When Zinke released the new plan last week, he was delivering on a promise Donald Trump had made early in his presidency: to replace the existing five-year leasing plan developed by the Obama administration and encourage the exploration and development of oil in the federally owned waters of the Outer Continental Shelf.
In theory, this plan could bring drilling rigs to the waters of the Eastern Seaboard, up the Pacific Coast, into the Alaskan Arctic and through the eastern waters of the Gulf of Mexico, which have been off-limits in the past. But will it?

Ori said it’s unlikely. “Oil companies have lots of places they can invest, most obviously onshore in Texas, North Dakota and Colorado—the U.S. shale resources,” he said.When Zinke announced the offshore drilling plan, he said he aimed to bring federal revenue from lease sales back to 2008 levels, when the government brought in a record $18 billion as it added new leases in Alaska and the central Gulf of Mexico. But that year was an anomaly, Ori said. From 2000 to now, most years have brought in $4 billion to $6 billion. That year, a perfect storm of high oil prices and dwindling available reserves in politically stable countries made the U.S. lease sale particularly appealing.

“You have to think of all the combination of things that existed back then. None of those things exist anymore,” he said.

With lower oil prices acting as a deterrent for exploring new areas, Ori said, the far more logical place for companies to turn is onshore shale deposits, where there is existing infrastructure and proven reserves.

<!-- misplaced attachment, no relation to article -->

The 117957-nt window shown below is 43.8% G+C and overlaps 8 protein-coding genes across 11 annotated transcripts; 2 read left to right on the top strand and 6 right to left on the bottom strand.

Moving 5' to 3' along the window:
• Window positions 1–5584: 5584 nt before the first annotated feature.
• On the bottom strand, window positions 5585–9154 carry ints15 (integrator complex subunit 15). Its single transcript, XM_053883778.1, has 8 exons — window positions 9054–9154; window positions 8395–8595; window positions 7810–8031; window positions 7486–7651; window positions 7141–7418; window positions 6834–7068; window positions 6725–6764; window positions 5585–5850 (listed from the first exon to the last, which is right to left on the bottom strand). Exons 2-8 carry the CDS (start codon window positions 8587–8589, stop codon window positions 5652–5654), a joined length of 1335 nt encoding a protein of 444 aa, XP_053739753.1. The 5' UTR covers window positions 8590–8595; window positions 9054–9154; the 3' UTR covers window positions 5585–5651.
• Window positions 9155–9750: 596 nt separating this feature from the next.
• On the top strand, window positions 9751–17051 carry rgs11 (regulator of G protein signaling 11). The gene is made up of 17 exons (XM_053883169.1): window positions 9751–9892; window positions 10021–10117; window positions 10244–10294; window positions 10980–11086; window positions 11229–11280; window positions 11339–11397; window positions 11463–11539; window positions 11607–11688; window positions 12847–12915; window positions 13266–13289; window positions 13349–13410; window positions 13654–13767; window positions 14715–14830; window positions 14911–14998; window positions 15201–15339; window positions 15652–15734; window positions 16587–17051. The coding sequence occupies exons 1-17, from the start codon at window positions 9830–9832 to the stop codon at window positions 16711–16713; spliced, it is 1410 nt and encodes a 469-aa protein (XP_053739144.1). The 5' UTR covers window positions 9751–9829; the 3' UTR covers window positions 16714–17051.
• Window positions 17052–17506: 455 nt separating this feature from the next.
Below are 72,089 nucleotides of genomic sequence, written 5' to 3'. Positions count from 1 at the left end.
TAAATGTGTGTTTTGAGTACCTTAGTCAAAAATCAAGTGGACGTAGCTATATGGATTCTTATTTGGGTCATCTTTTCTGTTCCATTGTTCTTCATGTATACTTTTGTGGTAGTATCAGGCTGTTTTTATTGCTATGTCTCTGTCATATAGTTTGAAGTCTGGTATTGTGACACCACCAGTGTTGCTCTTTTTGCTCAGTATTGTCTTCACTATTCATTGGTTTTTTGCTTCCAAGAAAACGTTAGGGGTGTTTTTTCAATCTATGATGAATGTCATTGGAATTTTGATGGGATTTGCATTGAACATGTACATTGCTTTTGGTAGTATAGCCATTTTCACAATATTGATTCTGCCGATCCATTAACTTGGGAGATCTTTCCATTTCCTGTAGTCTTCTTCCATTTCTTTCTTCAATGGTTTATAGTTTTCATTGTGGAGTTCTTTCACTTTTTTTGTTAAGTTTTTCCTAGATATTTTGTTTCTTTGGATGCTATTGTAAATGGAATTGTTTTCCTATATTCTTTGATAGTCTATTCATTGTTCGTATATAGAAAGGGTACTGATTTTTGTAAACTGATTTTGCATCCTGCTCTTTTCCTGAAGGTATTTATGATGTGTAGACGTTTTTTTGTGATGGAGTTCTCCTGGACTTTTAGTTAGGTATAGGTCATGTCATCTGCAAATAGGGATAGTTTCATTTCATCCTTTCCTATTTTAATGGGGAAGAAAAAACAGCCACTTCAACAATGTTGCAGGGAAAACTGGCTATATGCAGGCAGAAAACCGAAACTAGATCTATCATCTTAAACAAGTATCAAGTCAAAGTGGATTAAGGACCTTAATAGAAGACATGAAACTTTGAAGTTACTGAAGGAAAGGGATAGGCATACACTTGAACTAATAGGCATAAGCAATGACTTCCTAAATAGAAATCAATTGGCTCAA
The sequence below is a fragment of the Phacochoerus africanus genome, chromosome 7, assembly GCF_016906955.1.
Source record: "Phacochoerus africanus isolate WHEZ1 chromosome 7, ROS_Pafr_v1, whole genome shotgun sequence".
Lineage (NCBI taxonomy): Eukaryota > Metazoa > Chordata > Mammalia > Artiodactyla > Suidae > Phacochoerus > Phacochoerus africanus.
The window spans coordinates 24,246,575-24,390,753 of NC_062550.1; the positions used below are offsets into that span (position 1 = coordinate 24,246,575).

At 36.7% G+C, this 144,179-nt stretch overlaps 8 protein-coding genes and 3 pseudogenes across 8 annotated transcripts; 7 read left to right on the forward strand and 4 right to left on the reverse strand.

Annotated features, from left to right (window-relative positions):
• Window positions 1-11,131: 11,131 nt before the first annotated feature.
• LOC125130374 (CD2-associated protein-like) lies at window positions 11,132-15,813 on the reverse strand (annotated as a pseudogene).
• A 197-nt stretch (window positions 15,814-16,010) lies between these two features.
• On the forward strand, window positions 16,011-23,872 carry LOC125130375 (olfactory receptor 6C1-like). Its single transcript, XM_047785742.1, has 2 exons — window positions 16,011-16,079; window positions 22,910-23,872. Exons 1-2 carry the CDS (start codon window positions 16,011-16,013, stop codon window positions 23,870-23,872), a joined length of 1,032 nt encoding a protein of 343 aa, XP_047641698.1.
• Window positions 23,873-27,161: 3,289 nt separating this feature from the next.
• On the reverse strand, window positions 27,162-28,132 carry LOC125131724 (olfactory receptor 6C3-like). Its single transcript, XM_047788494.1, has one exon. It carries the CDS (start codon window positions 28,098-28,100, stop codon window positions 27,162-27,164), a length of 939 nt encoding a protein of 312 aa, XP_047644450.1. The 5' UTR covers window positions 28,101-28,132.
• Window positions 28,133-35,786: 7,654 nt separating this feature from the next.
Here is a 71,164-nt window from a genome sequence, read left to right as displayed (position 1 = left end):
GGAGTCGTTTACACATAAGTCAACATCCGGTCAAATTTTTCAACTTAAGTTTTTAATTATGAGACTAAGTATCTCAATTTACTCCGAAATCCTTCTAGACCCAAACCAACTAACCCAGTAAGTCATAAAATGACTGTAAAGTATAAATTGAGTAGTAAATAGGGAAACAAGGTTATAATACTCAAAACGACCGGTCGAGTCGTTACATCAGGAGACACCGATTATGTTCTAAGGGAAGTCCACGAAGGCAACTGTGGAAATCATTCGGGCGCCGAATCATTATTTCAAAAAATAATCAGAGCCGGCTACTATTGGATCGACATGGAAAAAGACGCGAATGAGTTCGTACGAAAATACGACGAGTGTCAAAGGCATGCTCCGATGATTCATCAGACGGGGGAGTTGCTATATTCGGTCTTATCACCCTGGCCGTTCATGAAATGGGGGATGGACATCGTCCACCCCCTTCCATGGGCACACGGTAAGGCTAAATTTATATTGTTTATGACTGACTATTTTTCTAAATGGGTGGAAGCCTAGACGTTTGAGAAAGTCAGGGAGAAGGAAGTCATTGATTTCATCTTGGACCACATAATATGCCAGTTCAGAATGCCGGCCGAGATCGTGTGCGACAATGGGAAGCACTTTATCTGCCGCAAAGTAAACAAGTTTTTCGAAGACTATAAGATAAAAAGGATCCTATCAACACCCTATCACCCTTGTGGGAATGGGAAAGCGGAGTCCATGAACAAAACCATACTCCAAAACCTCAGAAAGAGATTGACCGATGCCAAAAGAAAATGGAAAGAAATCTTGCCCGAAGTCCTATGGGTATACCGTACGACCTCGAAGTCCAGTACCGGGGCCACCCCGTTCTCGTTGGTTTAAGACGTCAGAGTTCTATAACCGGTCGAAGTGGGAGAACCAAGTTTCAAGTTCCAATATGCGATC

Environmental justice grabs a megaphone in the climate movement

by Phil Mckenna, InsideClimate News

Thenjiwe McHarris of the Movement for Black Lives leaned into the microphone and, with a finger pointed firmly at her audience, delivered a powerful message to the 200,000 people gathered in Washington, D.C., for the People’s Climate March.
“There is no climate justice without racial justice,” McHarris boomed as the temperature reached 91 degrees, tying a record for late April. “There is no climate justice without gender justice. There is no climate justice without queer justice.”
For a movement historically led by white males who have rallied around images of endangered polar bears and been more inclined to talk about parts per million than racial discrimination, McHarris’s message was a wake-up call.

“We must respect the leadership of black people, of indigenous people, of people of color and front line communities who are most impacted by climate change,” she said. “This must be a deliberate, strategic choice made as a means to not only end the legacy of injustice in this country, but an effort to protect the Earth.”

From the Native American standoff against a crude oil pipeline at Standing Rock to leadership at this year’s United Nations climate conference by Fiji, a small island nation whose very existence is threatened by sea level rise, 2017 was the year the needs of the dispossessed washed like a wave to the forefront of the environmental movement.